The lack of political will to take strong action against the activities of illegal miners is a challenge that Ghana has to address head-on, Paul Hoffman, an anti-corruption activist has said.
Hoffman, who is based in South Africa, said the Report by Professor Kwabena Frimpong-Boateng, a former Minister of Environment, Science, and Technology, and Innovation, on illegal mining suggested a lack of political will in halting the destruction of the environment.
Speaking to journalists at the Ghana Institute of Management and Public Administration (GIMPA) at Legon on Wednesday, Mr Hoffman, who is also the Director of Accountability Now, a global platform to foster accountability and transparency, urged the Government to “take the matter seriously” and “act on it.”
The report, he said “suggests to me that the Government does not have the political will to address the problem and they are manifestly robbing ordinary Ghanaians of their revenue, that with enormous circumstances, flow from mines and robbing ordinary Ghanaians of an environment that is not harmful to health and wellbeing.”
“The Report needs to be turned into an action plan to bring an end to illegal mining because it is killing your economy, environment, and is doing your country no good at all.”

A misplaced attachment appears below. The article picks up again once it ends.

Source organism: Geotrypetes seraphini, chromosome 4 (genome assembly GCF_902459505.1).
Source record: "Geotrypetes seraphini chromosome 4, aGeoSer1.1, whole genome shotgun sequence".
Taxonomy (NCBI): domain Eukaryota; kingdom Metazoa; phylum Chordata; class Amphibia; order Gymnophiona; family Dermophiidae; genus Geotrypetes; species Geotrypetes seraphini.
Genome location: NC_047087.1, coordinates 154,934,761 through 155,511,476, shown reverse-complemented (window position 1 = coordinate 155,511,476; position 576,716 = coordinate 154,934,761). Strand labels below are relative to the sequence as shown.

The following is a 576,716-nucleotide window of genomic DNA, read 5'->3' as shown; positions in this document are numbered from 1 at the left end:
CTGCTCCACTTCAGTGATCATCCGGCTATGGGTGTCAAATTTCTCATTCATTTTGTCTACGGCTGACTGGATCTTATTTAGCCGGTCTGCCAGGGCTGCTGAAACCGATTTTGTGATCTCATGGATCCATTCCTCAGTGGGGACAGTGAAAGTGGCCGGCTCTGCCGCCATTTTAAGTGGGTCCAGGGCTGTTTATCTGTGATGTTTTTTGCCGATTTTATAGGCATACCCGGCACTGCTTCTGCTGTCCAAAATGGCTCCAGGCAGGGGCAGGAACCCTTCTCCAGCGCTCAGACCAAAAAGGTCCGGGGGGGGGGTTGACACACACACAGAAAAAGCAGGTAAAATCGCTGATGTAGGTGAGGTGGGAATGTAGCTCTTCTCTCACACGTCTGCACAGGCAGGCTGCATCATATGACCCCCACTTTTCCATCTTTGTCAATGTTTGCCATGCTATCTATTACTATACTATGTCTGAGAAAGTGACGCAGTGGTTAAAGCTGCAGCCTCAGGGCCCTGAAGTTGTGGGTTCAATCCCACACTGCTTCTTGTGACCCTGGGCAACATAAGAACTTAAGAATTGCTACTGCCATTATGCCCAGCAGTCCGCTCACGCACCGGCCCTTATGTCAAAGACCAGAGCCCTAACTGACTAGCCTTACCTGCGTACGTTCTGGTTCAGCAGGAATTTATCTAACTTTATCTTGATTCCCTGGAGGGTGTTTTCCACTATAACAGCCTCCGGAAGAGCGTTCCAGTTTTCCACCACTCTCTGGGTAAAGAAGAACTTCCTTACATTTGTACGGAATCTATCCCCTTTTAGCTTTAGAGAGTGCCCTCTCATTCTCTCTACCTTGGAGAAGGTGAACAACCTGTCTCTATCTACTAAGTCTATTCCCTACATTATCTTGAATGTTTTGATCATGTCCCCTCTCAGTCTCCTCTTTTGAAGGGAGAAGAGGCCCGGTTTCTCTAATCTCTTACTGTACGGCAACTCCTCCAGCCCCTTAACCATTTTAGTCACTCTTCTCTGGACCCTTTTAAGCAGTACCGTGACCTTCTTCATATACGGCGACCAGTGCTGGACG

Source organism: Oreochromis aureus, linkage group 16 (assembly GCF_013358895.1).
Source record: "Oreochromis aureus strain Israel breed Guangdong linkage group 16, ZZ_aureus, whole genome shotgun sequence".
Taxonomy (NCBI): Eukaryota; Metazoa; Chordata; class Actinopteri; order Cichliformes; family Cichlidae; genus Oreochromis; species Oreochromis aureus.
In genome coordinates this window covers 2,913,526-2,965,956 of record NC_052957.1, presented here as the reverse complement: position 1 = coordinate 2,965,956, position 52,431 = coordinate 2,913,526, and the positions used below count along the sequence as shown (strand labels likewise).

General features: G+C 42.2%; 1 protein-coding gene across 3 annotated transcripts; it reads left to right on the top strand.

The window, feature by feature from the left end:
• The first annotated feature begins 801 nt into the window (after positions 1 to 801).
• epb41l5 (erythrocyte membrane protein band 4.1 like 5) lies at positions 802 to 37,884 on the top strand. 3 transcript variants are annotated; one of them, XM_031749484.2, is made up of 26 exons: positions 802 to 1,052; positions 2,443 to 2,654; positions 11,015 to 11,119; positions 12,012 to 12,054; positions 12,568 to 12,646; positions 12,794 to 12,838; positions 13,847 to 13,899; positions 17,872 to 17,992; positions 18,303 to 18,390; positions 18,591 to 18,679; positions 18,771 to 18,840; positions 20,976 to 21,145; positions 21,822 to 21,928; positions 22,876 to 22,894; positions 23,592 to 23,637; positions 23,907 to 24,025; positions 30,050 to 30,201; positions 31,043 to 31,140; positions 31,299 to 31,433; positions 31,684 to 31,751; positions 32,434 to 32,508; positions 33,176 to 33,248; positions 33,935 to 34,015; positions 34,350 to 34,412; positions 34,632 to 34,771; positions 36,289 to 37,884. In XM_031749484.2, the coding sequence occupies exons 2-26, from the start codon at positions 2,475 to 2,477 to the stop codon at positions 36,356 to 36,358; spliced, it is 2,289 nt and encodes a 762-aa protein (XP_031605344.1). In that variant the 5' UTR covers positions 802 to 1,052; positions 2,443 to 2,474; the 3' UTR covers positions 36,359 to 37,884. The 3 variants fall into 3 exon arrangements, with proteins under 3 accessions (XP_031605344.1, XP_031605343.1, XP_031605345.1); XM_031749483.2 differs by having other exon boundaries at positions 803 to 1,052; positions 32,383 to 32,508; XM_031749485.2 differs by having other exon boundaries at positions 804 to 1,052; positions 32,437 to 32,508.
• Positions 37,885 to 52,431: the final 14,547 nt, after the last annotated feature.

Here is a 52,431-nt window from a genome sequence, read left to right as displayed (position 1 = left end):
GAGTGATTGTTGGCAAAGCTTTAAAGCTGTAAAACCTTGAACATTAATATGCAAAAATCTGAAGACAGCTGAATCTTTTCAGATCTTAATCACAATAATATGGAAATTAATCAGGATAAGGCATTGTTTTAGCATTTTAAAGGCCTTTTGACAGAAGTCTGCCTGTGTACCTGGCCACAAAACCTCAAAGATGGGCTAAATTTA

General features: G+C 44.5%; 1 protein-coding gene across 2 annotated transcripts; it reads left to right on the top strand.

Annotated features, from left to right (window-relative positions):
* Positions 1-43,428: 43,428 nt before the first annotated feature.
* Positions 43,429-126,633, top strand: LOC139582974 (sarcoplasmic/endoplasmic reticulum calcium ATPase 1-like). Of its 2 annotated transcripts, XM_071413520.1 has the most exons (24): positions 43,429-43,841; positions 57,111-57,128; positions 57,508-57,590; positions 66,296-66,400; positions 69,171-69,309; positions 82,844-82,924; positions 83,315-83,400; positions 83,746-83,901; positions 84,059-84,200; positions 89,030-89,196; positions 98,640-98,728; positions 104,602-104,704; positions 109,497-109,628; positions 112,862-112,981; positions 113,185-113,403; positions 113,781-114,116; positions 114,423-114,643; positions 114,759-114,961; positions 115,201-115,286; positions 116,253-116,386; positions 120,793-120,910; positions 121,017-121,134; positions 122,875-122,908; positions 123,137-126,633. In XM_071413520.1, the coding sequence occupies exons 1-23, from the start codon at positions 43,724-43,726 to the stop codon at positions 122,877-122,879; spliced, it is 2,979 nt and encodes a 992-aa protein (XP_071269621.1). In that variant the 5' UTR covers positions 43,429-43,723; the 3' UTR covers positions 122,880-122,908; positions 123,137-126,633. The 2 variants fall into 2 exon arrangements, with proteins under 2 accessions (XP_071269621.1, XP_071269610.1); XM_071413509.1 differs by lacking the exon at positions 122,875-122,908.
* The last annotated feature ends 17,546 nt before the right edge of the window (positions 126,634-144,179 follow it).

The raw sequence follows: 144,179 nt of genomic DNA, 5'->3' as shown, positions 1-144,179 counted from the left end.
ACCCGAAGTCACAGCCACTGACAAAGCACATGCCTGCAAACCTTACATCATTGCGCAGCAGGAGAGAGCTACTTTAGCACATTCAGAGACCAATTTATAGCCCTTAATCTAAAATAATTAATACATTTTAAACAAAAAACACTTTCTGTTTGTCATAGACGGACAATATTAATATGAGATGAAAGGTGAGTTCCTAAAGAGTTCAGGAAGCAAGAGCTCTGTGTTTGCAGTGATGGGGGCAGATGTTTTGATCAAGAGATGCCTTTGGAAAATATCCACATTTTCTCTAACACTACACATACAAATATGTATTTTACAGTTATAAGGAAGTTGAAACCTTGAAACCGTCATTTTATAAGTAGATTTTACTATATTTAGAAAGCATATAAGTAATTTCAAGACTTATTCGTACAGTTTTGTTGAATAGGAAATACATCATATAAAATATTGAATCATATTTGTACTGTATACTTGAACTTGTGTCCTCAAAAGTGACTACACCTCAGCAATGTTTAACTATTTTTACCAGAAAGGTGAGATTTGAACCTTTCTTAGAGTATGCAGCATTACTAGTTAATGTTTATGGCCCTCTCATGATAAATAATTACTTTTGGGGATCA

The anti-corruption activist on Wednesday delivered a presentation at GIMPA on the topic: “Tackling corruption in Sub-Saharan Africa: south meets West.”
It was organised by GIMPA and supported by the Konrad Adenauer Stiftung.
In his presentation, Mr Hoffman said African countries could conquer corruption if they guaranteed the independence of state institutions mandated to tackle corruption-related issues.
“We do not have anti-corruption machinery in Africa that is up to the standard that is required to deal effectively and efficiently with corruption. Your anti-corruption bodies need to be specialised, trained, independent, and have guaranteed terms and secured term of office,” he said.
Mr Hoffmann said corruption must be treated as a human rights issue and thus, people placed in positions of influence must work in the interest of the people and not for their personal gains.
Dr Kojo Pumpuni Asante, the Director of Advocacy and Policy Engagement, CDD-Ghana, said the country could not afford to lose the fight against illegal mining as it held dire implications for the future.
He urged the citizenry to rise and demand action from duty bearers to enforce the law and ensure that the environment was protected.
“Ghanaians, everybody should speak up. These allegations have come. Certainly, the Government cannot investigate itself. We need to find a solution to this,” Dr Asante said.